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FCC's Furchtgott-Roth Moving On

Federal Communications Commission member Harold Furchtgott-Roth announced
Wednesday that he is leaving the agency once he has agreed on a departure date
with the Bush White House.

A Republican appointed in 1997 whose term expired last June, Furchtgott-Roth
stood out as an advocate for free markets over regulation and as a proponent of
minimizing FCC involvement in media and telecommunications mergers.

'There comes a time when every free-market advocate in government must
fulfill his dream of returning to the private sector,' Furchtgott-Roth said in a
prepared statement. 'I will continue to serve until a mutually agreeable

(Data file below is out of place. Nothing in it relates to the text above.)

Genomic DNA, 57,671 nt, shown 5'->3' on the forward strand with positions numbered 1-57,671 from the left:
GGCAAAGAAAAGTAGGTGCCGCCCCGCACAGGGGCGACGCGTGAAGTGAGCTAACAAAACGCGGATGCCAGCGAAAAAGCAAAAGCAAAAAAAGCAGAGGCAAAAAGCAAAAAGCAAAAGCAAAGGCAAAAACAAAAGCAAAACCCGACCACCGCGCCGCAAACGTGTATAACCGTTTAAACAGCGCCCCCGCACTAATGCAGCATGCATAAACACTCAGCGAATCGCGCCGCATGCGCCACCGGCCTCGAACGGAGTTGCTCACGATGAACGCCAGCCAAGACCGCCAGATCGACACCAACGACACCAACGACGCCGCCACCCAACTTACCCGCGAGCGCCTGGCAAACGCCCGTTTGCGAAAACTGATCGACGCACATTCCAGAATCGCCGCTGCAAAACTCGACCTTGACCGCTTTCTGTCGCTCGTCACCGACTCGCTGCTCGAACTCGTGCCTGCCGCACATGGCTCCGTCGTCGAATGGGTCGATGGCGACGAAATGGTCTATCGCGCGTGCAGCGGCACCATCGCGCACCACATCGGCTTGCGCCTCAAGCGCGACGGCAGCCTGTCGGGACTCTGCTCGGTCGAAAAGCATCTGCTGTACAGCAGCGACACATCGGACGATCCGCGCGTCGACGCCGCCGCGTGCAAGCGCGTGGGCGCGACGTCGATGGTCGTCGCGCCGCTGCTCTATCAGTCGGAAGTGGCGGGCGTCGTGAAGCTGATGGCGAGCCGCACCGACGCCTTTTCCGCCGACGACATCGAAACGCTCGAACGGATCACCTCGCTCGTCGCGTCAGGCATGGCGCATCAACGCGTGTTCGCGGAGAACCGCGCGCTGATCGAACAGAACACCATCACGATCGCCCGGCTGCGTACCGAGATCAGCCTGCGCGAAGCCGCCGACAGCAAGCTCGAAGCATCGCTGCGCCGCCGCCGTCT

departure date is worked out with the administration.'

His exit will create a second vacancy in the five-member agency. The first
occurred when Democratic chairman William Kennard resigned Jan. 19 and was
replaced by incumbent Republican commissioner Michael Powell.

President Bush could possibly replace Democratic commissioner Susan Ness, who
received a recess appointment from President Clinton in December. An FCC source
said Ness can remain in office until Congress adjourns in the fall, while others
said Bush can replace her at any time. A source close to Ness said she would
step down if Bush decides to name a replacement.

Furchtgott-Roth, a 44-year-old soft-spoken economist and father of six
children, joined the FCC from a staff position with the House Commerce
Committee. When he started at the commission, he garnered a lot of press
attention after revealing that his household did not own a television set.

'Harold Furchtgott-Roth is going to be greatly missed at the FCC,' House
Energy and Commerce Committee chairman Billy Tauzin (R-La.) said in a prepared
statement. 'His quiet dignity and professionalism were only overshadowed by his
complete knowledge of telecommunications issues.'